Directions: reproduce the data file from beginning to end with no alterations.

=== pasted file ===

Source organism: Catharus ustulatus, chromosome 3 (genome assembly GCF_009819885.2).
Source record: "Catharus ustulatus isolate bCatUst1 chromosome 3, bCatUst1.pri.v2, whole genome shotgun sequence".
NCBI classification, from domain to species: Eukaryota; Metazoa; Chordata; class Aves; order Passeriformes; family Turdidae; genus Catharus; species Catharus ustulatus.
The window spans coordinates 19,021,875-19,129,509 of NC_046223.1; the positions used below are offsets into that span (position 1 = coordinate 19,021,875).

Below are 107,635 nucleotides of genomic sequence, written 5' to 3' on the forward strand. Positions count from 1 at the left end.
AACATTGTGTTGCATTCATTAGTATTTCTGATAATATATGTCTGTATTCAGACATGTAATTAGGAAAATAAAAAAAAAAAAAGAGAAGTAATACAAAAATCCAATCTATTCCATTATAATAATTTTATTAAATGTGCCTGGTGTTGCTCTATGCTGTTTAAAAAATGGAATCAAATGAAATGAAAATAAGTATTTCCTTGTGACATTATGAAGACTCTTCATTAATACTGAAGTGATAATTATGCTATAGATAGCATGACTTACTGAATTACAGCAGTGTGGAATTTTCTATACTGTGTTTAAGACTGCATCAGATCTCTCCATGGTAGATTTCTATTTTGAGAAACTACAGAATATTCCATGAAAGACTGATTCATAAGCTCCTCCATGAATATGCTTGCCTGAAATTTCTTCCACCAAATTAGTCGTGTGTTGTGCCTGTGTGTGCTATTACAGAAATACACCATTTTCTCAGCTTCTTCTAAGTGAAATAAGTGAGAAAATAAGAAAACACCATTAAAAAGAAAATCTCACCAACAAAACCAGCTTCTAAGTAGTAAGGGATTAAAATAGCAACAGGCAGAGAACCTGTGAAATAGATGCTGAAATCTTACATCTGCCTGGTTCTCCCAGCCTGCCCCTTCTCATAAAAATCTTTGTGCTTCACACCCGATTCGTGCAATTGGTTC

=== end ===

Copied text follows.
Source organism: Catharus ustulatus, chromosome 3 (genome assembly GCF_009819885.2).
Source record: "Catharus ustulatus isolate bCatUst1 chromosome 3, bCatUst1.pri.v2, whole genome shotgun sequence".
NCBI classification, from domain to species: Eukaryota; Metazoa; Chordata; class Aves; order Passeriformes; family Turdidae; genus Catharus; species Catharus ustulatus.
The window spans coordinates 19,021,875-19,129,509 of NC_046223.1; the positions used below are offsets into that span (position 1 = coordinate 19,021,875).

Below are 107,635 nucleotides of genomic sequence, written 5' to 3' on the forward strand. Positions count from 1 at the left end.
AACATTGTGTTGCATTCATTAGTATTTCTGATAATATATGTCTGTATTCAGACATGTAATTAGGAAAATAAAAAAAAAAAAAGAGAAGTAATACAAAAATCCAATCTATTCCATTATAATAATTTTATTAAATGTGCCTGGTGTTGCTCTATGCTGTTTAAAAAATGGAATCAAATGAAATGAAAATAAGTATTTCCTTGTGACATTATGAAGACTCTTCATTAATACTGAAGTGATAATTATGCTATAGATAGCATGACTTACTGAATTACAGCAGTGTGGAATTTTCTATACTGTGTTTAAGACTGCATCAGATCTCTCCATGGTAGATTTCTATTTTGAGAAACTACAGAATATTCCATGAAAGACTGATTCATAAGCTCCTCCATGAATATGCTTGCCTGAAATTTCTTCCACCAAATTAGTCGTGTGTTGTGCCTGTGTGTGCTATTACAGAAATACACCATTTTCTCAGCTTCTTCTAAGTGAAATAAGTGAGAAAATAAGAAAACACCATTAAAAAGAAAATCTCACCAACAAAACCAGCTTCTAAGTAGTAAGGGATTAAAATAGCAACAGGCAGAGAACCTGTGAAATAGATGCTGAAATCTTACATCTGCCTGGTTCTCCCAGCCTGCCCCTTCTCATAAAAATCTTTGTGCTTCACACCCGATTCGTGCAATTGGTTC